Page |6 Goal 2: Assist students to create learning activities in their content area that require learners to interact responsively with one another and the course content. Objective 2.1: Students will effectively create opportunities for learner-to-learner interaction in an online environment. Objective 2.2: Students will effectively create opportunities for collaborative learning in an online environment.
ACTIVITY OVERVIEW Participants will create a community building plan for a course currently being taught or for a course to be taught in the future. The plan will include an activity description and web 2.0 tool description for social, cognitive, and instructor presence. ASSESSMENT POLICIES Course Evaluation Plan An assessment instrument (checklist, rubric, etc.) will accompany each major graded assignment. See the course website for specific assignment criteria and the accompanying grading instruments.
Points Possible 25 25 200
VoiceThread Lecture Response Hosting a Hospital Online Course Reading Quiz Critical Assignment: Community Building Plan Built in VoiceThread Total Points:
Final Grades The following scale will be used when calculating final grades: Pass/Fail* A AB+ B *Pass
93%-100% 90%-92% 87%-89% 83%-86% = 100% - 80%
BC+ C C-
80%-82% 77%-79% 73%-76% 70%-72%
D+ D DF
67%-69% 63%-66% 60%-62% <60%
Page |7 SCHEDULE OPS courses begin on a Monday. Accordingly, an OPS course week extends from Monday through Sunday. Unless stated otherwise, graded assignments are due on the last day of the course week (Sunday).
Workshop Activities VoiceThread Lecture Response Hosting a Hospital Online Course Reading Quiz Create and Upload a YouTube Video Create and Upload a Twitter Widget Critical Assignment: Community Building Plan Built in VoiceThread Total Points:
Points Possible 25 25 25 25 150 250
EXPECTATIONS Professionalism All written work must be of professional quality. All written work must be keyed using a computer. Handwritten work will not be accepted. In addition, work that has excessive (more than 2 per page) or distracting grammatical, mechanical, or typographical errors will be graded accordingly. All written assignments should be written using the APA style format. As a professional, you are expected to collaborate with your colleagues during in-class activities or out-of-class group projects, and to respect one another with exemplary listening skills during all interactions, presentations, and class discussions. This also requires supporting your classmates with positive body language and appropriate verbal communication. Late Assignments To encourage progressive and appropriate development of mastery, all work must be completed the date it is due. Late work will not be accepted, unless you are able to document compelling reasons or catastrophic events, and you confer with your professor beforehand. If late work is accepted, only 50% of the points for that particular assignment will be possible. It is your responsibility to initiate communication with the instructor when circumstances may preclude you from completing assignments in the prescribed manner.
Netiquette “Netiquette” is network etiquette—that is, the etiquette of cyberspace. And "etiquette" means "the forms required by good breeding or prescribed by authority to be required in social or official life." In other words, netiquette is a set of rules for behaving properly online. Virginia Shea has defined the issues, and discussed them at length, in her book Netiquette. You may view a brief summary of her “Core Rules of Netiquette” at the following website: http://www.albion.com/netiquette/corerules.html. They won't answer all netiquette questions, but they will provide some basic principles to use in solving many netiquette dilemmas. Academic Honesty Academic dishonesty (cheating, plagiarism, copying, and other forms) will be reported to the Academic Dean. A first incident of cheating may be handled at the discretion of the instructor in consultation with the Dean. Judicial sanctions may include, but are not limited to, loss of a letter grade or failure in the course in which the offense occurred, suspension, and/or dismissal from the University. A detailed discussion of academic dishonesty appears in the CBU Student Handbook. Students with Disabilities Students who have qualified disabilities and wish to arrange the appropriate accommodations, in addition to the general academic support services coordinated by the Academic Resources Center, must identify themselves to the Director of Disability Services. Disabled students who wish to arrange appropriate accommodations must complete and submit a Request for Accommodations form and provide recent (not older than 3 years) diagnostic test results.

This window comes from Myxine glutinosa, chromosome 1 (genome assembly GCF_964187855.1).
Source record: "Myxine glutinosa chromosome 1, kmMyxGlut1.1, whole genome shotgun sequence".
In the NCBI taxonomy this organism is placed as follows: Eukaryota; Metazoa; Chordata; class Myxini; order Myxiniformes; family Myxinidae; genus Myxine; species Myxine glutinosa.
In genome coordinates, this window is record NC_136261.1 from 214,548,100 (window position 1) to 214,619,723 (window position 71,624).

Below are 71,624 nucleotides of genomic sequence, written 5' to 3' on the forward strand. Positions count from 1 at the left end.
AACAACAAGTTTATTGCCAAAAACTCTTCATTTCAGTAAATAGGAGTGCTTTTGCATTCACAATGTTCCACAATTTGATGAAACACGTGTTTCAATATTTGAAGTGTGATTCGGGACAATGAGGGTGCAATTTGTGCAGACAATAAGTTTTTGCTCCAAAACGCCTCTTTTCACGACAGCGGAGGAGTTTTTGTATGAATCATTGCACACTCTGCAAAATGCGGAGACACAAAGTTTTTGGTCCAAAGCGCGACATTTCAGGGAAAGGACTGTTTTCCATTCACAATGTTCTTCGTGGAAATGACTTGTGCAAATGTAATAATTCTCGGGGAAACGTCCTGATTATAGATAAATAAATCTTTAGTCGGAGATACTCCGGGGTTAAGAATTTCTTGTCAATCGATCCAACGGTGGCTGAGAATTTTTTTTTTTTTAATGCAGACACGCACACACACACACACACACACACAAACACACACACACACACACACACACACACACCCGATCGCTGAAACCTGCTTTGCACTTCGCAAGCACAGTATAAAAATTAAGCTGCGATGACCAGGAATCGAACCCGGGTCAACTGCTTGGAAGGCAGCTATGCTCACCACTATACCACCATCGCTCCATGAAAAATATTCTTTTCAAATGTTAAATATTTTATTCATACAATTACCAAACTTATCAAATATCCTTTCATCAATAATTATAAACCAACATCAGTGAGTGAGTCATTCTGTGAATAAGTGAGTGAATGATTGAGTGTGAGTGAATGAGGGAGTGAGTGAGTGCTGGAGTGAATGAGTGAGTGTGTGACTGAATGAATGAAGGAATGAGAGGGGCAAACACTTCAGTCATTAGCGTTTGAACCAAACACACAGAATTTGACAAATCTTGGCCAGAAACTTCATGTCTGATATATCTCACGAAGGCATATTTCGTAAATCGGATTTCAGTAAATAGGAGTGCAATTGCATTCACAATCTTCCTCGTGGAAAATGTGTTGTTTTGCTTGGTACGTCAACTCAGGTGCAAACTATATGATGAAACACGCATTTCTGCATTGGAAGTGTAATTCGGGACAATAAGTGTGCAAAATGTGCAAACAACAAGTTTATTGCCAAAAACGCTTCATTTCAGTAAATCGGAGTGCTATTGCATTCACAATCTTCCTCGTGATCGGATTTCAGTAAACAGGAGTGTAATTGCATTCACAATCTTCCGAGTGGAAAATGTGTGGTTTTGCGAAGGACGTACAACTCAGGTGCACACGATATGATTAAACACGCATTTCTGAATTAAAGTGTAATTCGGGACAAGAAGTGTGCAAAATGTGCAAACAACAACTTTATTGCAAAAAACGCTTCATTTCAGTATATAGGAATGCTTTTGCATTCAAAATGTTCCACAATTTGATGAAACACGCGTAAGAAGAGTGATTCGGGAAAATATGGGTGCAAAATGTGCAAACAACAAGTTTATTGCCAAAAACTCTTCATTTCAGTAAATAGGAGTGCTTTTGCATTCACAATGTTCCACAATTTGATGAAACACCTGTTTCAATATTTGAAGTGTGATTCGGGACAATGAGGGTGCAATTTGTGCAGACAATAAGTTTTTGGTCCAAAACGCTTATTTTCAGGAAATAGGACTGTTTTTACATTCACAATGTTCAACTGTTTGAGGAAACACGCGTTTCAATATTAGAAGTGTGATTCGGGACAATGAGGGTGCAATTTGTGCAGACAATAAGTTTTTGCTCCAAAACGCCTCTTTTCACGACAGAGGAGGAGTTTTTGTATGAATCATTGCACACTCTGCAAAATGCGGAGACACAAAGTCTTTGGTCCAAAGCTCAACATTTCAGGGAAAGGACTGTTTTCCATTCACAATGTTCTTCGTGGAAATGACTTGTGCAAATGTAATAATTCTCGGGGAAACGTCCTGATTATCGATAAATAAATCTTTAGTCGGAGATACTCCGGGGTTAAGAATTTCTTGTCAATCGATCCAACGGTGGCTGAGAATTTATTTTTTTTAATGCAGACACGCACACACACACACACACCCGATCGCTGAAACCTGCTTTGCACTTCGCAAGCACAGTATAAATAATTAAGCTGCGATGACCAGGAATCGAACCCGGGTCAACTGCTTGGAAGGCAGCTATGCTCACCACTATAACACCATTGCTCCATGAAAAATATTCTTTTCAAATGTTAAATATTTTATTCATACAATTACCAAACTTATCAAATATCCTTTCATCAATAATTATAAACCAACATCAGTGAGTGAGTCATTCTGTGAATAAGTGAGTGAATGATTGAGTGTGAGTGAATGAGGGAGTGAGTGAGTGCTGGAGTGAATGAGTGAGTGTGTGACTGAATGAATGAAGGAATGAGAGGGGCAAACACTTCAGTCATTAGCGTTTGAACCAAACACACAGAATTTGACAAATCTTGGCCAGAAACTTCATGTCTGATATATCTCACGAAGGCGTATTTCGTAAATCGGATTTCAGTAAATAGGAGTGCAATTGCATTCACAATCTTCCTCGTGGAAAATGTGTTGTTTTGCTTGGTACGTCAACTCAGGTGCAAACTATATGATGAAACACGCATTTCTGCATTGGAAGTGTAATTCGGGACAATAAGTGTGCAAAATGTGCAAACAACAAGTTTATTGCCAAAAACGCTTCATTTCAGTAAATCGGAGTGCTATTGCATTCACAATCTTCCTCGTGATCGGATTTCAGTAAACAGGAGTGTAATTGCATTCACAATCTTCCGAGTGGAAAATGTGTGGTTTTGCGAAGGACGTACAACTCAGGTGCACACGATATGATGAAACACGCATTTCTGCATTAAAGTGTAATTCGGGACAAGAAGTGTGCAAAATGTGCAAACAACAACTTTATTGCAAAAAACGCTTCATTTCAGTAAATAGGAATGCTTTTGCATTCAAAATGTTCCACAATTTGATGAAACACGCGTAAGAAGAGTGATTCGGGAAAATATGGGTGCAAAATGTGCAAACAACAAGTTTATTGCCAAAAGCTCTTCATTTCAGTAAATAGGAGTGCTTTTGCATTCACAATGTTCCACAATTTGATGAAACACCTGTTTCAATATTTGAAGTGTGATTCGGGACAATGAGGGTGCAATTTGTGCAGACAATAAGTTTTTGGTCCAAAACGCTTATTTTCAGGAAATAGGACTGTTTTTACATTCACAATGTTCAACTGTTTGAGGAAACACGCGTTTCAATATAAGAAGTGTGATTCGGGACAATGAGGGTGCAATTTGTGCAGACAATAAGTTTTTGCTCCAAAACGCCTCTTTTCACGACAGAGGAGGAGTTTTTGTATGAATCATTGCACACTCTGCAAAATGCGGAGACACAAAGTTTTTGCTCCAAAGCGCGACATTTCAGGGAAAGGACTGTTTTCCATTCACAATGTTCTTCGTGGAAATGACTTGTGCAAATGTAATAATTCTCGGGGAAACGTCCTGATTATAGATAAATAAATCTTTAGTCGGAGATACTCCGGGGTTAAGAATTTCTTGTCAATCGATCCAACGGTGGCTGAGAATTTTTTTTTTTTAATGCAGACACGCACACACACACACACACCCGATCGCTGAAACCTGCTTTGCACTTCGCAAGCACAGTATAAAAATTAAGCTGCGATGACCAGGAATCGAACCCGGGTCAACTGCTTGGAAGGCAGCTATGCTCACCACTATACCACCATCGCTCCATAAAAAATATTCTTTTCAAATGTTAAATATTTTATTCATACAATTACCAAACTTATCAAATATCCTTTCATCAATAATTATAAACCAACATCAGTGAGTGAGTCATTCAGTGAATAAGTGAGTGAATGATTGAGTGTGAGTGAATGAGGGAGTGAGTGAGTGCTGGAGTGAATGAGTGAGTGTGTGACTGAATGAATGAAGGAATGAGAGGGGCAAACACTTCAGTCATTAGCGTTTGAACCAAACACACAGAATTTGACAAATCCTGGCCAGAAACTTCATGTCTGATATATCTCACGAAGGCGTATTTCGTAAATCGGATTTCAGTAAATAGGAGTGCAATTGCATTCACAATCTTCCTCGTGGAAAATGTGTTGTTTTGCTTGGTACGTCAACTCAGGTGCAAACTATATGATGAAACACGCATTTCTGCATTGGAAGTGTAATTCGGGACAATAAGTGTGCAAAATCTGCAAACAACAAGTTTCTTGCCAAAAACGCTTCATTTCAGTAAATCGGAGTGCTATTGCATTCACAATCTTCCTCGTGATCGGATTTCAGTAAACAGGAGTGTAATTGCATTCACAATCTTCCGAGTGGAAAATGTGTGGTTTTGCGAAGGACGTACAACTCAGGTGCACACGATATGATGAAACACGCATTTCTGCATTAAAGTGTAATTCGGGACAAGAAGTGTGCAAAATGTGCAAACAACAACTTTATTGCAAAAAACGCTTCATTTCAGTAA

SUGGESTED RESOURCES FOR FURTHER STUDY Bonk, C. & Zhang, K. (2008). Empowering online learning: 100+ activities for reading, reflecting, displaying, & doing. San Francisco, CA: JosseyBass
Page |9 Lehman, R. & Conceicao, S. (2010). Creating a sense of presence in online teaching: How to "be there" for distance learners. San Francisco, CA: Jossey-Bass Palloff, R. & Pratt, K. (2007). Building online learning communities: Effective strategies for the virtual classroom. San Francisco, CA: Jossey-Bass Richardson, W. (2010). Blogs, wikis, podcasts, and other powerful web tools for classrooms. Thousand Oaks, CA: Corwin Shank, P (Ed.). (2007). The online learning idea book: 95 proven ways to enhance technology-based and blended learning. San Francisco, CA: Pfeiffer Solomon, G. & Schrum, L. (2010). Web 2.0 how-to for educators. Washington, DC: International Society for Technology in Education Websites Pacansky-Brock, M (2011). Building online communities with social media. Retrieved February 2011 at http://sites.google.com/site/buildingonlinecommunity/